There are two general ways to make a good game. One is to aim small and flesh out a simple idea into something that is fun, and then there is to take a big concept and try to make everything that falls under that concept. When a big idea is too small and when a small idea is too big, you really start to run into the murky bad game zone. For me its pretty easy to tell when either of them fall short.
I play a crap ton of games, and I wish I could play more! Unfortunately, the life of a college student (2 jobs, 12 studio credits, and a girlfriend) is a bit busy, and life doesn’t allow time to sit down and really enjoy myself. My solution to this problem is to play lots of little games. While little can be a bit of a vauge term (hours can be consumed by a “little” game), I think they offer the best sit down and play value. I love being immersed in a gripping story just as much as the next guy, but I often don’t have the time or energy to play all the way through the game. The best of the big ones from this last year, Deus Ex, Assassin’s Creed, and Arkham City all sit alone on top of my XBOX in various states of completion. My precieved disrespect for these wonderful pieces of art, has driven me away from even starting some of the really good ones. Little games, Indy titles primarily, are in similar states of incompletion, but they’re much easier to pick up when the whim hits. I still whip out my year old copy of Super Meat Boy, and Bit.trip Runner is equally entertaining after a few months.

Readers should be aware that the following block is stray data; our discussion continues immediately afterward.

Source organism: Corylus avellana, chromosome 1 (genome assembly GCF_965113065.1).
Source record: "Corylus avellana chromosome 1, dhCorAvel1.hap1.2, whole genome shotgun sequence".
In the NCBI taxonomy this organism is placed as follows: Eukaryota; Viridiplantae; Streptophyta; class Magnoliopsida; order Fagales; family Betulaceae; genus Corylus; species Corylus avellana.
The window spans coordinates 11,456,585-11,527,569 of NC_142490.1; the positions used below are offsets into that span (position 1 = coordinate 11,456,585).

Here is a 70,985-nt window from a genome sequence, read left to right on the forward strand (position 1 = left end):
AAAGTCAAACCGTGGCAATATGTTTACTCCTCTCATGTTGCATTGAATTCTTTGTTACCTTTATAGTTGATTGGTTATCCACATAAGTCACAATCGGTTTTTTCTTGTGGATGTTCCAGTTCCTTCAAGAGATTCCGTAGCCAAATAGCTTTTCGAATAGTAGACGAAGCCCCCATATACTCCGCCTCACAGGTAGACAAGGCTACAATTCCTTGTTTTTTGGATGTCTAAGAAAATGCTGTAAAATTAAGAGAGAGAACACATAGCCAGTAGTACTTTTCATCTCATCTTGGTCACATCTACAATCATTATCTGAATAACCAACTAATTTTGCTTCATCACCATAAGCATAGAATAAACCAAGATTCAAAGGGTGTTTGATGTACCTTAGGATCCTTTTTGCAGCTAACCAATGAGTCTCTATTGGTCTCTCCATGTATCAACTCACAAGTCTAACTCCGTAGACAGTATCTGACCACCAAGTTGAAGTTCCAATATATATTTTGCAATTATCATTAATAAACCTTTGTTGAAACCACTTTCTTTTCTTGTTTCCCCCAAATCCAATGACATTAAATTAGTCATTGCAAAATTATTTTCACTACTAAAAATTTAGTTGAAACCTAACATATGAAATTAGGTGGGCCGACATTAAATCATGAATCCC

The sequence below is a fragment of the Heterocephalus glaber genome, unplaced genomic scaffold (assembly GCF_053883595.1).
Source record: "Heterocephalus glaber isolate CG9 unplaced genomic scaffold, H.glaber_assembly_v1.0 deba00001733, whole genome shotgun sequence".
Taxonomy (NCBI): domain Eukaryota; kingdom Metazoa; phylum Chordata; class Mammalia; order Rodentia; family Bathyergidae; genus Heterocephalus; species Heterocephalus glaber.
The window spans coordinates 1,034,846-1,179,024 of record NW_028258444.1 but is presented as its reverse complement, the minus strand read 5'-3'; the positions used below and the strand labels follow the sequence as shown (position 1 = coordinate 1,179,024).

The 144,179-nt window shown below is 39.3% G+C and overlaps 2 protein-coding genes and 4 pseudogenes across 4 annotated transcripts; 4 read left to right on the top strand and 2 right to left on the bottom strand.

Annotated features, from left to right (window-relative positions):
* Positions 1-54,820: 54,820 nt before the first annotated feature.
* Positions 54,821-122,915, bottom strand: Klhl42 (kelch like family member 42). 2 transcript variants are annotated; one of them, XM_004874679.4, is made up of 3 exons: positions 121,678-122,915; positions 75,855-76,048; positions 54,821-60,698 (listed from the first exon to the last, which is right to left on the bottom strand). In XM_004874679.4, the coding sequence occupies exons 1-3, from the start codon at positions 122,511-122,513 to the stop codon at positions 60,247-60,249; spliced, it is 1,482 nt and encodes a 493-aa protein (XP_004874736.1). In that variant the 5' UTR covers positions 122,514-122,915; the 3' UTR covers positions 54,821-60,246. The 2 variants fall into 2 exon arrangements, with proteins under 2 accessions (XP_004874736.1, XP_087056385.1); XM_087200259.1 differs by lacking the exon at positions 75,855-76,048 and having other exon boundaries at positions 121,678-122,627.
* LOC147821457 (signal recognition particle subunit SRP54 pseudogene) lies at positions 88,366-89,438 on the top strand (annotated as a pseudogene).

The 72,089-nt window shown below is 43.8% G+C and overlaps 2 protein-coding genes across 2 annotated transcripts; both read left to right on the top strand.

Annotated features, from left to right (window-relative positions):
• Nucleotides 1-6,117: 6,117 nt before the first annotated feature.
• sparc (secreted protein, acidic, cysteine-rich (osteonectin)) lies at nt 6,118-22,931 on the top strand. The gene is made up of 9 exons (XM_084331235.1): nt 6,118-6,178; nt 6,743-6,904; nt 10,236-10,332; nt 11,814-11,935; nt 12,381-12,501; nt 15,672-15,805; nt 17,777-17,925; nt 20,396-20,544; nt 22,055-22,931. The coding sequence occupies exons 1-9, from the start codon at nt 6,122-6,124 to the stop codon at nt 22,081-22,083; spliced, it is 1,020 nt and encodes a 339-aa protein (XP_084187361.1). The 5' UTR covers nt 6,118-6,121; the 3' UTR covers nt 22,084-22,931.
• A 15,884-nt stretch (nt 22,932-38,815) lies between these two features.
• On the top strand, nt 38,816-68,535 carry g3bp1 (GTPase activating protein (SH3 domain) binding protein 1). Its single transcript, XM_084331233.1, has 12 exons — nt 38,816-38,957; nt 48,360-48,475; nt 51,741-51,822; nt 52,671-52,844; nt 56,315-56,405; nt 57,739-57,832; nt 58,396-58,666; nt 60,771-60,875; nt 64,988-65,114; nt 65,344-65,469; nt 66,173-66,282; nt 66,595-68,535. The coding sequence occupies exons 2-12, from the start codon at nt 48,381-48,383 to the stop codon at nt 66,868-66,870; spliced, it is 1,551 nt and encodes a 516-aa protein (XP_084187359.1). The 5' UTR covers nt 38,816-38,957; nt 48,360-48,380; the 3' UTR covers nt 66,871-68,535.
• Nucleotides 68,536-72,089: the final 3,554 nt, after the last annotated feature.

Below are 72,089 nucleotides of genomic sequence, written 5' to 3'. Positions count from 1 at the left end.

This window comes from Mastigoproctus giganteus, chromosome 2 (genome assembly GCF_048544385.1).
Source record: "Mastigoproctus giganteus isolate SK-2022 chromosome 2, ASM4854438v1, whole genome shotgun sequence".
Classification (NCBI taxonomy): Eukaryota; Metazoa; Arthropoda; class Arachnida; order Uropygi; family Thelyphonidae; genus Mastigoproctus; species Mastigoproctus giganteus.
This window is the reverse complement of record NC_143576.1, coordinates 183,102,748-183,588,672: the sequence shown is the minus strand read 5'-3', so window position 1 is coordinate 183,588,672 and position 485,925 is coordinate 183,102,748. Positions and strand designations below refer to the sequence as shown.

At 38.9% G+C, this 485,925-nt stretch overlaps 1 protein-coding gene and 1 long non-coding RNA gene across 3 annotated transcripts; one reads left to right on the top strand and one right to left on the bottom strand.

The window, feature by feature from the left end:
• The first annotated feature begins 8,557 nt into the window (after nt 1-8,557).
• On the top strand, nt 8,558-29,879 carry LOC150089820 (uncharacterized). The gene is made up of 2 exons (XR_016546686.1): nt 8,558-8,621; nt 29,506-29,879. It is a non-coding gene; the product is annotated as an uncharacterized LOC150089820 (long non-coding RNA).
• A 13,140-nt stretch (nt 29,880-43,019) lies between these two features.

And for that primary reason, this blog is going to be about Indy titles. Because honestly, that’s all I really have time for.